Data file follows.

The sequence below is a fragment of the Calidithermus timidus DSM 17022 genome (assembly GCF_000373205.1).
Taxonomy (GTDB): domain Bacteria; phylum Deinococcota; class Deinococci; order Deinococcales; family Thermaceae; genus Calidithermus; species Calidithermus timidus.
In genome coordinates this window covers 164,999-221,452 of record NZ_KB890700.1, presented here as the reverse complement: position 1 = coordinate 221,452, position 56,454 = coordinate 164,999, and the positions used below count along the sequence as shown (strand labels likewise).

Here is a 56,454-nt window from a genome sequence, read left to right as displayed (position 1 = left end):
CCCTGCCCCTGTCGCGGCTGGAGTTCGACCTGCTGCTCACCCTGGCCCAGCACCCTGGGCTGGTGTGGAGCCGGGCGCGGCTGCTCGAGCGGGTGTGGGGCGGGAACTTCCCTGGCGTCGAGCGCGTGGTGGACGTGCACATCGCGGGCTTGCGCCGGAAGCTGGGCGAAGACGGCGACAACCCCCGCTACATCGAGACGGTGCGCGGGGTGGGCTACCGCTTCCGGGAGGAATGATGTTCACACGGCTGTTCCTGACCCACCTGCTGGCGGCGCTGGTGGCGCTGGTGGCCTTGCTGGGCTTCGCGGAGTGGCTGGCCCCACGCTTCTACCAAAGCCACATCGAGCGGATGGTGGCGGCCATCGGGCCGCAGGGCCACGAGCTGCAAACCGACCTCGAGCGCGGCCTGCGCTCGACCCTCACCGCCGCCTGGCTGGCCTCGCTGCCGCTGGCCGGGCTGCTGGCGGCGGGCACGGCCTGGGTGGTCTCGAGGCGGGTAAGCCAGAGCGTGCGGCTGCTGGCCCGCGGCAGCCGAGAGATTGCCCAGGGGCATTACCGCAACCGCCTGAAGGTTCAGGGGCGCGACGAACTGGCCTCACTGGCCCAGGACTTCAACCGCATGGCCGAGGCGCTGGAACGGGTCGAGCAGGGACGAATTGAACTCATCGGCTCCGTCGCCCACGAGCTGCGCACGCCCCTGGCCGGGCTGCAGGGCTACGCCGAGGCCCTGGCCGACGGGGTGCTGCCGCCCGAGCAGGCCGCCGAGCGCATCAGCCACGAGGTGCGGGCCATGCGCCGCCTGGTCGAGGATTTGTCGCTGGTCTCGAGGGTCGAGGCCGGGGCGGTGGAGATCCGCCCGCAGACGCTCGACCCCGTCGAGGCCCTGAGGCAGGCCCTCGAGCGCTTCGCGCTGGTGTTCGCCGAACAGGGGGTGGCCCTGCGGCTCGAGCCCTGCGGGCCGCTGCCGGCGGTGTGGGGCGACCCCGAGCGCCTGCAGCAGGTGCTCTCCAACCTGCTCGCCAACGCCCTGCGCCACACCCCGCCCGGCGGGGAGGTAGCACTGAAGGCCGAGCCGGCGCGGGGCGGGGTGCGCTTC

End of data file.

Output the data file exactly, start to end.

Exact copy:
The sequence below is a fragment of the Calidithermus timidus DSM 17022 genome (assembly GCF_000373205.1).
Taxonomy (GTDB): domain Bacteria; phylum Deinococcota; class Deinococci; order Deinococcales; family Thermaceae; genus Calidithermus; species Calidithermus timidus.
In genome coordinates this window covers 164,999-221,452 of record NZ_KB890700.1, presented here as the reverse complement: position 1 = coordinate 221,452, position 56,454 = coordinate 164,999, and the positions used below count along the sequence as shown (strand labels likewise).

Here is a 56,454-nt window from a genome sequence, read left to right as displayed (position 1 = left end):
CCCTGCCCCTGTCGCGGCTGGAGTTCGACCTGCTGCTCACCCTGGCCCAGCACCCTGGGCTGGTGTGGAGCCGGGCGCGGCTGCTCGAGCGGGTGTGGGGCGGGAACTTCCCTGGCGTCGAGCGCGTGGTGGACGTGCACATCGCGGGCTTGCGCCGGAAGCTGGGCGAAGACGGCGACAACCCCCGCTACATCGAGACGGTGCGCGGGGTGGGCTACCGCTTCCGGGAGGAATGATGTTCACACGGCTGTTCCTGACCCACCTGCTGGCGGCGCTGGTGGCGCTGGTGGCCTTGCTGGGCTTCGCGGAGTGGCTGGCCCCACGCTTCTACCAAAGCCACATCGAGCGGATGGTGGCGGCCATCGGGCCGCAGGGCCACGAGCTGCAAACCGACCTCGAGCGCGGCCTGCGCTCGACCCTCACCGCCGCCTGGCTGGCCTCGCTGCCGCTGGCCGGGCTGCTGGCGGCGGGCACGGCCTGGGTGGTCTCGAGGCGGGTAAGCCAGAGCGTGCGGCTGCTGGCCCGCGGCAGCCGAGAGATTGCCCAGGGGCATTACCGCAACCGCCTGAAGGTTCAGGGGCGCGACGAACTGGCCTCACTGGCCCAGGACTTCAACCGCATGGCCGAGGCGCTGGAACGGGTCGAGCAGGGACGAATTGAACTCATCGGCTCCGTCGCCCACGAGCTGCGCACGCCCCTGGCCGGGCTGCAGGGCTACGCCGAGGCCCTGGCCGACGGGGTGCTGCCGCCCGAGCAGGCCGCCGAGCGCATCAGCCACGAGGTGCGGGCCATGCGCCGCCTGGTCGAGGATTTGTCGCTGGTCTCGAGGGTCGAGGCCGGGGCGGTGGAGATCCGCCCGCAGACGCTCGACCCCGTCGAGGCCCTGAGGCAGGCCCTCGAGCGCTTCGCGCTGGTGTTCGCCGAACAGGGGGTGGCCCTGCGGCTCGAGCCCTGCGGGCCGCTGCCGGCGGTGTGGGGCGACCCCGAGCGCCTGCAGCAGGTGCTCTCCAACCTGCTCGCCAACGCCCTGCGCCACACCCCGCCCGGCGGGGAGGTAGCACTGAAGGCCGAGCCGGCGCGGGGCGGGGTGCGCTTC